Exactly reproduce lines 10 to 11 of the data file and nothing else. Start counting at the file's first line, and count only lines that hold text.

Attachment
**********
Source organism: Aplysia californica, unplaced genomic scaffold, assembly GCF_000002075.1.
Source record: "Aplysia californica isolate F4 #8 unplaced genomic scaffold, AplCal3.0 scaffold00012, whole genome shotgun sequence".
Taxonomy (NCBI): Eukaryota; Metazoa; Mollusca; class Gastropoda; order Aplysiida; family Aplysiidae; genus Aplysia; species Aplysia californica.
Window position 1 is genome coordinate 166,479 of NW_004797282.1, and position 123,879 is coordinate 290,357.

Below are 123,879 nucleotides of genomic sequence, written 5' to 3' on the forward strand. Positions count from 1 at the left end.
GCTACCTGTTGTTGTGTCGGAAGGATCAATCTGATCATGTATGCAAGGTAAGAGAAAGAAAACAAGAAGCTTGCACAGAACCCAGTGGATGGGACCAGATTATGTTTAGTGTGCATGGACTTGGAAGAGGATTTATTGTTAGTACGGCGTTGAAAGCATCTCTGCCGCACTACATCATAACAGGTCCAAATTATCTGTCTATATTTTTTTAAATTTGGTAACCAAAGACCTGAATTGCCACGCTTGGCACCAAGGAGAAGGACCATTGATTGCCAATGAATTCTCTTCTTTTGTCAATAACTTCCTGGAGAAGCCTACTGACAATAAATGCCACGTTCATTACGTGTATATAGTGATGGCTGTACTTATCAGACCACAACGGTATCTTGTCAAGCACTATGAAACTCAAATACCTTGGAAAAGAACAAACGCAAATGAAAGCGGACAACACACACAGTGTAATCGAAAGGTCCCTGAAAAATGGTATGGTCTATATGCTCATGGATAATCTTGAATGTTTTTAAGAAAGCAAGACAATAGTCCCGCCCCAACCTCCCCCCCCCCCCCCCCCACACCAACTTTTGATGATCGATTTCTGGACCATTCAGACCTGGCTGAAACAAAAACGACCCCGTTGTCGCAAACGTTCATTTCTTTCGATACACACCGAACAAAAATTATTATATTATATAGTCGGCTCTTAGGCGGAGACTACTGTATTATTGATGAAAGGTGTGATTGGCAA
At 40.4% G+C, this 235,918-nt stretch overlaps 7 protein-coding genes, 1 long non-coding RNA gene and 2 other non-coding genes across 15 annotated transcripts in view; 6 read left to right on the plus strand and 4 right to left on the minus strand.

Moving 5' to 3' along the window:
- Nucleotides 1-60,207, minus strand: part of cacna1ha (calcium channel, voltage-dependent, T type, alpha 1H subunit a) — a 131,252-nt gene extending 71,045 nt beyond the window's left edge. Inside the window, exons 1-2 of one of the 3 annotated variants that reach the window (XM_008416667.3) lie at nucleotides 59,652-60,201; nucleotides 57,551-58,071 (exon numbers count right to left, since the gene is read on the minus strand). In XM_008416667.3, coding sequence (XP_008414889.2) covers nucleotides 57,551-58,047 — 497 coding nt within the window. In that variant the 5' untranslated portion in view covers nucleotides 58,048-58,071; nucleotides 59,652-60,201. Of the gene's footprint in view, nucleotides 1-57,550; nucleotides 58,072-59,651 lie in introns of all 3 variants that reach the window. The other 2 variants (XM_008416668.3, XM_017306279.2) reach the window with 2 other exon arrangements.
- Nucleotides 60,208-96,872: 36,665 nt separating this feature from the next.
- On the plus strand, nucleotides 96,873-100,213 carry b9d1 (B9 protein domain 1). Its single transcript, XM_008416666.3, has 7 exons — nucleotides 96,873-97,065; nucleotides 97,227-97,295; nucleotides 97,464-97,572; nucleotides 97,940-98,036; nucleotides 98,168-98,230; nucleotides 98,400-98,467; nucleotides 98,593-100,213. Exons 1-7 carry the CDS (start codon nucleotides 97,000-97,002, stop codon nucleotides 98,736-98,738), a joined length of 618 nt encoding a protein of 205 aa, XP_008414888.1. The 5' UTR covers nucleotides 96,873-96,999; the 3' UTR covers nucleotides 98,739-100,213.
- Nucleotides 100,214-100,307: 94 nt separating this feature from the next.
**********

- Nucleotides 60,208-96,872: 36,665 nt separating this feature from the next.
- On the plus strand, nucleotides 96,873-100,213 carry b9d1 (B9 protein domain 1). Its single transcript, XM_008416666.3, has 7 exons — nucleotides 96,873-97,065; nucleotides 97,227-97,295; nucleotides 97,464-97,572; nucleotides 97,940-98,036; nucleotides 98,168-98,230; nucleotides 98,400-98,467; nucleotides 98,593-100,213. Exons 1-7 carry the CDS (start codon nucleotides 97,000-97,002, stop codon nucleotides 98,736-98,738), a joined length of 618 nt encoding a protein of 205 aa, XP_008414888.1. The 5' UTR covers nucleotides 96,873-96,999; the 3' UTR covers nucleotides 98,739-100,213.